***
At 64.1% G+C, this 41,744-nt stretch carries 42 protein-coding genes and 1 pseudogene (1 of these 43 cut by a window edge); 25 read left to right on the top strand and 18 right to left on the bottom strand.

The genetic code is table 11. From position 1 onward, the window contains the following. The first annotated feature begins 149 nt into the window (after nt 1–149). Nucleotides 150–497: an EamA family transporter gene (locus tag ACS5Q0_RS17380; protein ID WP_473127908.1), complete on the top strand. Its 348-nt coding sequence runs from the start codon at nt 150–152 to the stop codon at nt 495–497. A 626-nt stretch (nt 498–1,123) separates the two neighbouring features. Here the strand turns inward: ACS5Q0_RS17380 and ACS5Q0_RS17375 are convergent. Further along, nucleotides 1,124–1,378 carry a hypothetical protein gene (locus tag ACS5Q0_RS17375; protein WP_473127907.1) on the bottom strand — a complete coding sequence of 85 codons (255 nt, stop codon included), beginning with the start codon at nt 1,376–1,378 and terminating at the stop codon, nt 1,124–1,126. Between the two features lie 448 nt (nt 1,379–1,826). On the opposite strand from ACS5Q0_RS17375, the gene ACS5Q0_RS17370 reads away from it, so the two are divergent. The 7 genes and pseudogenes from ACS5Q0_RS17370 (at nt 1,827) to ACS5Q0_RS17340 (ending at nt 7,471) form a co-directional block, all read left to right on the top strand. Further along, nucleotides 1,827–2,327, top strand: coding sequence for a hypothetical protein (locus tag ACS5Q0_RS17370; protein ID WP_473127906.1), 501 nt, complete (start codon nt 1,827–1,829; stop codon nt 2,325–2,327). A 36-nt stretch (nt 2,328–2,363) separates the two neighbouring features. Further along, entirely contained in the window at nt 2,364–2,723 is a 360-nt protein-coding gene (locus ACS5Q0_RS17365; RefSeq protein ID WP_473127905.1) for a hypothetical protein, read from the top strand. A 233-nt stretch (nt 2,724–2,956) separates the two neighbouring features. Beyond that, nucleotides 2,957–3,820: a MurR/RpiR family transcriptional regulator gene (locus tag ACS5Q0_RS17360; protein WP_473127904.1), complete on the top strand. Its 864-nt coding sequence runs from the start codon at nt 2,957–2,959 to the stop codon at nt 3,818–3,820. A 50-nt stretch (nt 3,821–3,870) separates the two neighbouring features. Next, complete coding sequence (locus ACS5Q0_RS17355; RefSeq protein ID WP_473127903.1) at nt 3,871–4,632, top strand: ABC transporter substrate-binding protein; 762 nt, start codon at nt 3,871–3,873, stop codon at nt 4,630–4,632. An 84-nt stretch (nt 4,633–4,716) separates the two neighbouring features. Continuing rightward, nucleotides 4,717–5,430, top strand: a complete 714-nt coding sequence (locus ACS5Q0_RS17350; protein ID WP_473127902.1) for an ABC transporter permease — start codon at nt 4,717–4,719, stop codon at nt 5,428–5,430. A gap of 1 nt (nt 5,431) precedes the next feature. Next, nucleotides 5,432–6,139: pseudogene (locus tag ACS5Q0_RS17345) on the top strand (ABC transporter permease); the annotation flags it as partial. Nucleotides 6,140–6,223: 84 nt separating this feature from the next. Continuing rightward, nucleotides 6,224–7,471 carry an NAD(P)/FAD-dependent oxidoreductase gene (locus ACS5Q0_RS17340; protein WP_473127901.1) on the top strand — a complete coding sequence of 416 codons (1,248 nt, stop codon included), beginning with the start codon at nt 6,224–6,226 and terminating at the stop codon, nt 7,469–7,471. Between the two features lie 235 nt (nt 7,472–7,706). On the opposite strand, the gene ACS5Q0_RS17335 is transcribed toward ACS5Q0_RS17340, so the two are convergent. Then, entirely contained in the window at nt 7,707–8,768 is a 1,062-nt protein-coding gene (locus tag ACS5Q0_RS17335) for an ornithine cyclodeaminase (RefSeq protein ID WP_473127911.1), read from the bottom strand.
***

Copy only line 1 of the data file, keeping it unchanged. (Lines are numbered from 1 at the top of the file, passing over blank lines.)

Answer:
At 64.1% G+C, this 41,744-nt stretch carries 42 protein-coding genes and 1 pseudogene (1 of these 43 cut by a window edge); 25 read left to right on the top strand and 18 right to left on the bottom strand.